I’ve seen that dozens of times, it’s ridiculous.
My hope is that we’re going to get back to a level of appreciation and enthusiasm. I feel that people are going to miss what they don’t really have when it comes back.

You were born and grew up in North Bay, what was it that brought you to London forty years ago?
I’ll put it the way Danny Marks (Bluz FM) describes me; he calls me a journeyman musician. I guess that’s ultimately how I ended up in London. I wanted to do something with the music, I wanted to be a rock star and North Bay was a stop along the way for rising artists. There were a couple of bars in North bay that bands like Max Webster, Helix, Triumph, etc. would pass through there on their way wherever else they were going. They would have Saturday afternoon matinees and invite local talent up. I got out there and I jammed with a lot of those bands and that really lit a fire under me because I knew that there was something more outside of my little pond, if you will. The first opportunity I had, I went to Toronto and I got a job as a waiter at the café in The Harbor Castle Hilton and that was a really popular place for top shelf entertainers to stay. On one of my first days, this waitress says to me, don’t you know who that is you just served? That’s Harry Belafonte. Well it was a little too late to say anything; I had just given him his bill. A little while later, a few members of his band came in and they sat in my section. So I said to them, I’m new to town, what do I do to get into a band? They just said the obvious, check the want ads.

So the next day I answered an ad in The Toronto Star and it was a booking agency and they said how’d you like to play in a band with three girls and I said let me think about it, yeah! I had my 1963 Gibson SG in a locker at Union Station and met the keyboard player from this show band at a bar and auditioned and he said ok, you’re in. Eventually I got sick of being in a show band and went back to North Bay. A short time later I got a call to join a band in Kitchener with Karen McCall. That was neat, we recorded a single, but I got tired of being a spoke in somebody else’s wheel. I wasn’t really happy in her band and I met a band in St Thomas when we were playing there and they basically recruited me right away. It was a short hop to London and I’ve been here ever since.

I really soured on playing in other people’s bands and I stepped away. I got married and I thought I was done with the music business but I was really just done being in other people’s bands. Before too long the bug got to me again and I put together The Free Ride Band and we had a pretty good run around South Western Ontario. We were a pretty popular cover band and we played all over London, Chatham, West Lorne, etc. it was a lot of fun and there was a lot of good bands to cover in the 90’s like Collective Soul and STP. At a certain point in time I was thinking I’ve been writing songs forever and sooner or later if I don’t do something with it, I’m never going to do anything with it. So I went in and tried to record an album at a now defunct studio beside The Embassy Hotel. I put in a lot of time and effort and I worked out a deal where I was writing jingles to pay for my sessions. That got the attention of a lot of local people but then in 2007 my son passed away and that was like a bomb going off in my living room.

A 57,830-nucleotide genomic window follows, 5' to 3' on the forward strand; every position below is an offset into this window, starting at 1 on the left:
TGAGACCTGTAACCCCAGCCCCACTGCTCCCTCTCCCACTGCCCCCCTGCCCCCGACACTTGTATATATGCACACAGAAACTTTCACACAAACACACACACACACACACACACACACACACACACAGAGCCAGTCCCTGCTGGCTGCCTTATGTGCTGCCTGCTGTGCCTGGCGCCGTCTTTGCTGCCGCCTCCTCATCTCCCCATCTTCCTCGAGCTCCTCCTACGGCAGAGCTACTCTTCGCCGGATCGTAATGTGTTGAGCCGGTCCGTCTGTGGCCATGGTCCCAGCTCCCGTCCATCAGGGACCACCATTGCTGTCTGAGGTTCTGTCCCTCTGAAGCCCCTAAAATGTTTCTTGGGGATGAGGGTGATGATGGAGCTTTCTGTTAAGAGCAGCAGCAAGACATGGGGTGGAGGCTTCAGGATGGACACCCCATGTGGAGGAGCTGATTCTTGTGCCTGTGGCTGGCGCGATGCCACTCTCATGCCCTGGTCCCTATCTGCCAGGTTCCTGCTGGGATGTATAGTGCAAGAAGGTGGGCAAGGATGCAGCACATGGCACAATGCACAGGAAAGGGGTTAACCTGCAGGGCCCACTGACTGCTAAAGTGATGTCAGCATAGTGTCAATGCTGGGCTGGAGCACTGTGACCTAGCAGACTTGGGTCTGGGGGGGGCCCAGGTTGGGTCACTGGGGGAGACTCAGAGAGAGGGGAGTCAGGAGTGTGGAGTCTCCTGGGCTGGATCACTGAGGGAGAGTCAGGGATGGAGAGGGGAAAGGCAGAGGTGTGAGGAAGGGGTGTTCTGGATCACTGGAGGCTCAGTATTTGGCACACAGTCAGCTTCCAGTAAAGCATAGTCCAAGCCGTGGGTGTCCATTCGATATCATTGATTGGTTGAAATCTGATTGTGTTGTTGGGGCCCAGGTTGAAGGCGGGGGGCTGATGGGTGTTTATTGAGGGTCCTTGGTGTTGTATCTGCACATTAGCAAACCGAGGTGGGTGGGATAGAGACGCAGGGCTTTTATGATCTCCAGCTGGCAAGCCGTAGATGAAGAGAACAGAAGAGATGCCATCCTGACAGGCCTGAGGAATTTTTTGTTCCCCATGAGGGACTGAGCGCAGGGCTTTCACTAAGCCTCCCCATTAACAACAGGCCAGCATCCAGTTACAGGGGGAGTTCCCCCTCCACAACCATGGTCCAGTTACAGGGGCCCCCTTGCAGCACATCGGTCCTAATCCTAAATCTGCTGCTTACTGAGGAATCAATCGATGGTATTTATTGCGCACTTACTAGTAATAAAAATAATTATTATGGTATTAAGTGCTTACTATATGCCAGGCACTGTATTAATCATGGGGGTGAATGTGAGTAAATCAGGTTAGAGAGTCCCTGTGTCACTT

I can’t imagine dealing with the loss of a child.
He just turned twelve and that was the most devastating thing that could have happened and it did. The hardest thing for me at the time was that he used to tell his friends at school that his daddy was a rock star. At a certain point I thought the least I could do was try and live up to what he thought I was. So I decided then and there that I was just going to play what I wanted to play and I was going to really dive head first into doing my own thing. I recorded the What’s Goin On EP in 2008 and it got some attention, we got some radio play on the Moose FM stations in Northern Ontario. The song that got the most attention and still does in China was Di Da and strangely Danny Marks played that one a couple of times on BLUZ FM and I don’t get it. I don’t consider it a blues song but who am I to tell people what to do with my music?

How about the cover songs?
The covers, I had never recorded a cover song under my own banner and it started with Hooked on a Feeling. I always wanted to record my own version of that song because if you listen to the old classic versions, B J Thomas, his voice is golden. If you listen to the musical arrangements behind him they’re not all that great, so the song is all about his magical voice and the strength of the song. The Blue Suede version with the Ooga Chaka Ooga Ooga, that was a great hook. Both of those singers, their voices sold the song and the hook in the Blue Suede version. It just happened I started playing with Ed Pranskus, the original drummer with Thundermug. Ed has been praised by drummers around the world, Graham Lear thinks Ed is amazing, Robb Reiner from Anvil looks up to Ed.

The thing about Ed is he is a machine. If you listen to him on Thundermug’s hit Africa, Ed’s drumming is crazy. When we started rehearsing I noticed he was watching me sing and he has the ability to match tempo to my breathing and singing. He set the tempo on Hooked on a Feeling when we recorded it and I was just giddy. I felt like I could sing it the way I always wanted to sing it and I arranged the guitar parts the way I always thought they should have been.